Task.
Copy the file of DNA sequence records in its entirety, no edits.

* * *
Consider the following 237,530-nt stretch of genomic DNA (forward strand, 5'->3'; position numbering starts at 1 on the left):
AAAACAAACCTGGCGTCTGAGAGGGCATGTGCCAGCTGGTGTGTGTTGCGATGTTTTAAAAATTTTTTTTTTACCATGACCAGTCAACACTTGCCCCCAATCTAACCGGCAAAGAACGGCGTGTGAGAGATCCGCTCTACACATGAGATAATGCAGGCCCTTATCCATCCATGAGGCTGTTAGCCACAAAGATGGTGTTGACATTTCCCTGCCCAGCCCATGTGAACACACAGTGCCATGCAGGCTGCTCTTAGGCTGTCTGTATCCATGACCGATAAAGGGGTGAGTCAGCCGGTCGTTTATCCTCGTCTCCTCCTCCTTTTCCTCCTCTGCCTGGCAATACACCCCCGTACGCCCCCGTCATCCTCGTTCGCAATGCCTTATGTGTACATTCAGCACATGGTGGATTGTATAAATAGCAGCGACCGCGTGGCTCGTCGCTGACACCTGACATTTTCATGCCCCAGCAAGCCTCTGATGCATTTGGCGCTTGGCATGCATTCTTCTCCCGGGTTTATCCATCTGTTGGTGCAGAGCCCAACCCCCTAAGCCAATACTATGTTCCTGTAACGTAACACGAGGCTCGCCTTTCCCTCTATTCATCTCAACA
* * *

Consider the following 237,530-nt stretch of genomic DNA (forward strand, 5'->3'; position numbering starts at 1 on the left):
AAAACAAACCTGGCGTCTGAGAGGGCATGTGCCAGCTGGTGTGTGTTGCGATGTTTTAAAAATTTTTTTTTTACCATGACCAGTCAACACTTGCCCCCAATCTAACCGGCAAAGAACGGCGTGTGAGAGATCCGCTCTACACATGAGATAATGCAGGCCCTTATCCATCCATGAGGCTGTTAGCCACAAAGATGGTGTTGACATTTCCCTGCCCAGCCCATGTGAACACACAGTGCCATGCAGGCTGCTCTTAGGCTGTCTGTATCCATGACCGATAAAGGGGTGAGTCAGCCGGTCGTTTATCCTCGTCTCCTCCTCCTTTTCCTCCTCTGCCTGGCAATACACCCCCGTACGCCCCCGTCATCCTCGTTCGCAATGCCTTATGTGTACATTCAGCACATGGTGGATTGTATAAATAGCAGCGACCGCGTGGCTCGTCGCTGACACCTGACATTTTCATGCCCCAGCAAGCCTCTGATGCATTTGGCGCTTGGCATGCATTCTTCTCCCGGGTTTATCCATCTGTTGGTGCAGAGCCCAACCCCCTAAGCCAATACTATGTTCCTGTAACGTAACACGAGGCTCGCCTTTCCCTCTATTCATCTCAACA